cystic fibrosis, healthcare, Medical Education

MedEd Storytime: On Coproduction

It’s July, which means lots of doctors are getting promoted to new positions. It’s an exciting and scary time – for you and for us as patients! I’m starting a series on experiences I’ve had as a lifelong chronic illness (cystic fibrosis) patient and hoping to give physicians lessons to take with you as you’re learning. I figured I would start with some success stories because I have plenty of horror stories in the vault for later!

Let’s talk about coproduction! For the uninitiated, this is the concept that doctors and patients should be working together, ideally in an equal partnership. The medical community often has a pretty paternalistic view of medicine – doctor sees patient, gets history, identifies problem, prescribes treatment – but we want to move towards the partnership model, especially in the chronic illness community. What does that look like?

A few disclaimers before I share some examples: I’m a white, highly educated, young woman. So I have some major privileges and also some not privileges and in different medical settings, these play out differently. When I was 18, the young and woman thing tended to dominate; now, the white and Ph.D. thing tends to win out. I also have learned how to use my Ph.D. as a shield, and it’s really important to note because doctors treat me as a colleague very willingly – I speak their language! They hardly have to translate for me. Ok, end of disclaimer.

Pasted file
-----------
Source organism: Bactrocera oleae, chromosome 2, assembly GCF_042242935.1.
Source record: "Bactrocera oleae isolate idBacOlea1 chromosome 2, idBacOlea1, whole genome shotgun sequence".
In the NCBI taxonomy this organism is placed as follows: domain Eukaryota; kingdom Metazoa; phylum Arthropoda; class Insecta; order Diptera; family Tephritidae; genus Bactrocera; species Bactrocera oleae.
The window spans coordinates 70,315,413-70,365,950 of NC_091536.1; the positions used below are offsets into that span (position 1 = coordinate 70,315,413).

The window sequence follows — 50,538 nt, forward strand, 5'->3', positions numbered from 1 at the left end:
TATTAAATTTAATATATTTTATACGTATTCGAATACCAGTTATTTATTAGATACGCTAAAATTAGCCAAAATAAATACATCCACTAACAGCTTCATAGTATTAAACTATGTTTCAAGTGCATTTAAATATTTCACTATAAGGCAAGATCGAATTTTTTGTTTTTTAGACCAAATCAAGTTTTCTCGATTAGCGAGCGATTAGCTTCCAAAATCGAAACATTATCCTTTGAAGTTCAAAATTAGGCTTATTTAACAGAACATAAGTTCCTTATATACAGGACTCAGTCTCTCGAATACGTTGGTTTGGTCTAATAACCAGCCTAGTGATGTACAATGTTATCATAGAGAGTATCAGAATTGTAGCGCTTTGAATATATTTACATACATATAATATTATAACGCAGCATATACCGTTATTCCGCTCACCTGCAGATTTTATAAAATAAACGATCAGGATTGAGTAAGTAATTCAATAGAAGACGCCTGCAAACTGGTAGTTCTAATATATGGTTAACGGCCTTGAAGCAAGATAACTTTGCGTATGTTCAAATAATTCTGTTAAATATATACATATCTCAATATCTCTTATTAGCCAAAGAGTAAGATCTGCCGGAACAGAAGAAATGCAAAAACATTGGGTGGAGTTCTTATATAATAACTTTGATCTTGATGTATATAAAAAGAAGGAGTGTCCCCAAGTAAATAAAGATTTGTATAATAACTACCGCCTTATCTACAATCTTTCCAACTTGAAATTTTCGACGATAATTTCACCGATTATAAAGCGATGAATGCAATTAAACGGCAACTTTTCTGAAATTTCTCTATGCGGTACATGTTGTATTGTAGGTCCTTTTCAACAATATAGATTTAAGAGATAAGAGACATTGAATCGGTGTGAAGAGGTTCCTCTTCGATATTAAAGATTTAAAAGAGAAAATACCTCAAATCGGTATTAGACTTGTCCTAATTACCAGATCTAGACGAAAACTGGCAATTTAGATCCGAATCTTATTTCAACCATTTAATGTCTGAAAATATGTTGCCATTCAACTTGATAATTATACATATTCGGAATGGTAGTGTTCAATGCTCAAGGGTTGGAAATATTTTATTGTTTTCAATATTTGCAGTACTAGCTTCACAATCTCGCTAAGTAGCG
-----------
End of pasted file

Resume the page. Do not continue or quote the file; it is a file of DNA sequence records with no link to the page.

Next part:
When I started college, I was moving away from home and had never been alone in a doctor’s office or outside of peds. It was rocky, to say the least – this is a story for another day. I eventually landed with a doctor who taught me how to participate actively in my care – not that I wasn’t trying before, but I didn’t really have the tools. What did that look like? I was having a lot of health issues at the time. Every visit where I came in and something was wrong, she would say, “What do you think is going on here?” If I said “Look, I really don’t know,” she would say, “No, you have to think about what it could be – what’s changed in your routine? When did you start feeling worse? What exactly are your symptoms?” until I came up with an answer. She got me in the habit of keeping track of my symptoms so that I would notice the subtle changes that could be leading to changes in my health status. Once we had agreed on some potential causes, she would say, “Ok, what would your treatment plan be?” Doesn’t matter if it was different from hers or wrong – she wanted to know what I wanted to do. And remember – this is a chronic illness I’ve been living with for 20 years. I know what the treatment options are, this wasn’t an unfair test. Of course she would throw in her ideas, too – I don’t know everything. If there were multiple acceptable treatment options, she gave me the choice – I was in the driver’s seat. I found her methods frustrating sometimes, but I am eternally grateful for her approach. Before she was my doctor, I was trying to speak up but was constantly ignored. She taught me how to articulate my thoughts in a way that the medical community could understand. She also showed me what it was like to be listened to and partnered with, so now when I am ignored – of course it still happens – I know to find a different physician.